The leaders of the Black Lives Matter movement secretly bought a swanky Southern California home for nearly $6 million using donation cash, according to a report by New York Magazine.
The alleged purchase of the lavish 6,500-square foot mansion was made in 2020 and was first reported by the magazine on Monday.
House Has More Than 6 Bedrooms, a Pool, Parking for More Than 20 Cars
Three leaders of the social justice movement â Patrisse Cullors, Alicia Garza and Melina Abdullah â recorded a video last June outside of the "secretly bought" estate, dining and drinking champagne while marking the one-year anniversary of George Floyd's death, according to the outlet.
According to a real estate listing cited by the New York Magazine, the mansion boasts more than six bedrooms and bathrooms, multiple fireplaces, a soundstage, a pool and bungalow and parking for more than 20 cars.
The residence was purchased by a man named Dyane Pascall in October 2020 two weeks after BLMGNF received $66.5 million from its fiscal sponsor earlier that month. Pascall is the financial manager for Janaya and Patrisse Consulting â an LLC operated by Cullors and her spouse, Janaya Khan, New York Magazine reported.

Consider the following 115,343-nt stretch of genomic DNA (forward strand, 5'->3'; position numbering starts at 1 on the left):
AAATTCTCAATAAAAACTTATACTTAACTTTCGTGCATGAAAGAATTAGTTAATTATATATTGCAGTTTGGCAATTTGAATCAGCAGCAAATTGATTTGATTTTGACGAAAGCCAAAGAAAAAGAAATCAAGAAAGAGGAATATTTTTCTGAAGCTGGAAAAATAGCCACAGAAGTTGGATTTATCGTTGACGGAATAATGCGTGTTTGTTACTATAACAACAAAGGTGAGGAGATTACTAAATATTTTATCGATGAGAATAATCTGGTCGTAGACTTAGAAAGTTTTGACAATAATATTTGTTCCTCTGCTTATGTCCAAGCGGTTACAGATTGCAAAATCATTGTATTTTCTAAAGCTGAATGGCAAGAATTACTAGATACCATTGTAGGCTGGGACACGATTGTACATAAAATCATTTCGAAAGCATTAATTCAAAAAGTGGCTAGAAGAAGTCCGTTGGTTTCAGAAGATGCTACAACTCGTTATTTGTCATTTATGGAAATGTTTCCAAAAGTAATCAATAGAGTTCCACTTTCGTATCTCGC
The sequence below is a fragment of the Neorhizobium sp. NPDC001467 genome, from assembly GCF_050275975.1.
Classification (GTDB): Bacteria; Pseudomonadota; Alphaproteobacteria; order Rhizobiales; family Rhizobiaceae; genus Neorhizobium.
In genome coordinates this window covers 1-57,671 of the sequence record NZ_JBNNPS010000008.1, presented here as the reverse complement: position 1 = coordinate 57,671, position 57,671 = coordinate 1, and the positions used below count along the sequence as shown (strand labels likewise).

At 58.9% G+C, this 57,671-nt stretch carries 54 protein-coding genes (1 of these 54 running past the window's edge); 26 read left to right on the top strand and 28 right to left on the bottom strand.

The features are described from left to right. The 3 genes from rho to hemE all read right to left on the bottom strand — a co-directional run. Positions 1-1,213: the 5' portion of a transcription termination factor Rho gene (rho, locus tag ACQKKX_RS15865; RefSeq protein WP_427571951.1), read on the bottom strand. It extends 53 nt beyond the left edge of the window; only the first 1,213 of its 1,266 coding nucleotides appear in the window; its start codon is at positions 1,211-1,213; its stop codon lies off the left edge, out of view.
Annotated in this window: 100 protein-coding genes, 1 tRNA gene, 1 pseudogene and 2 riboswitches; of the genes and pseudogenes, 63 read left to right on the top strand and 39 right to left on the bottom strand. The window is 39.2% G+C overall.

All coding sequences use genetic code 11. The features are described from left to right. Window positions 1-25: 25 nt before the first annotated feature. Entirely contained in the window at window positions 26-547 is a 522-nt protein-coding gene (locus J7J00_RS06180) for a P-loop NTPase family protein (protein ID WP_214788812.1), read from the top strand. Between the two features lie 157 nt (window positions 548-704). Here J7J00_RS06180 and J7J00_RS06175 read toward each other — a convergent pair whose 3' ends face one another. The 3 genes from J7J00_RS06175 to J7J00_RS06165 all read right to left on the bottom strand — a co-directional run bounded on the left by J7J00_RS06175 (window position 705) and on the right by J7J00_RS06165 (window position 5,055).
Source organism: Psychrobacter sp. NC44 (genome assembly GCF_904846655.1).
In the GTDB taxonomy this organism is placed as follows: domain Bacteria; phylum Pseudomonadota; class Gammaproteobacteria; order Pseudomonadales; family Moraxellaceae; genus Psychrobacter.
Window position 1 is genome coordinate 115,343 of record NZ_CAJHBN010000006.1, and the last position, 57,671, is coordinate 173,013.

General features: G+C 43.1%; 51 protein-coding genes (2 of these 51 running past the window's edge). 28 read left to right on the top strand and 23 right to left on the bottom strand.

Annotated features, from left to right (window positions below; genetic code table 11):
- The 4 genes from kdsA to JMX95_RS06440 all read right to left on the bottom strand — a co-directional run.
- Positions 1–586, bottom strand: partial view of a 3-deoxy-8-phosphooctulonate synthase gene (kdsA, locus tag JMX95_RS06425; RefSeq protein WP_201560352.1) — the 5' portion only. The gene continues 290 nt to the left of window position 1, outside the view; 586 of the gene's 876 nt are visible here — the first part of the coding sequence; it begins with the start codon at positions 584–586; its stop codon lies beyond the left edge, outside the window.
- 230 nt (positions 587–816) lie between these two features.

Ownership was then transferred within a week to an LLC in Delaware, ensuring the property's owner wouldn't be disclosed, according to the report.
Cullors Resigned Last May Following Criticism Over High-Profile Purchases
The news comes as the foundation continues to face federal scrutiny for the alleged misappropriation of donated funds - and comes less than a year after BLM co-founder Patrisse Cullors resigned last May following revelations that she spent millions on a slew of high-profile property purchases - three homes in the Los Angeles area and another outside Atlanta.
BLM Board Member Says House Purchased as 'Housing and Studio Space'
The residence was purchased on the intention for it to serve as "housing and studio space" for recipients of the Black Joy Creators Fellowship, BLMGNF board member Shalomyah Bowers told the magazine in a statement Friday.
The foundation had "always planned" to disclose the home's legal filings this May and it doesn't serve as anyone's personal residence, Bowers said. However, the statement did not spell out why little content has been produced there over some 17 months if it was in fact intended to be a creative space, according to the report.
The property was acquired in "furtherance of BLM's mission," as well as for any ancillary usages as needed, Bowes said in a statement to the New York Post Monday.
"The organization always planned to disclose the property on the upcoming 990 due May 15th as part of BLMGNF's ongoing transparency efforts," Bowers' statement continued. "BLMGNF has and continues to utilize the space for programming and leadership off-sites. The property does not serve as a personal residence."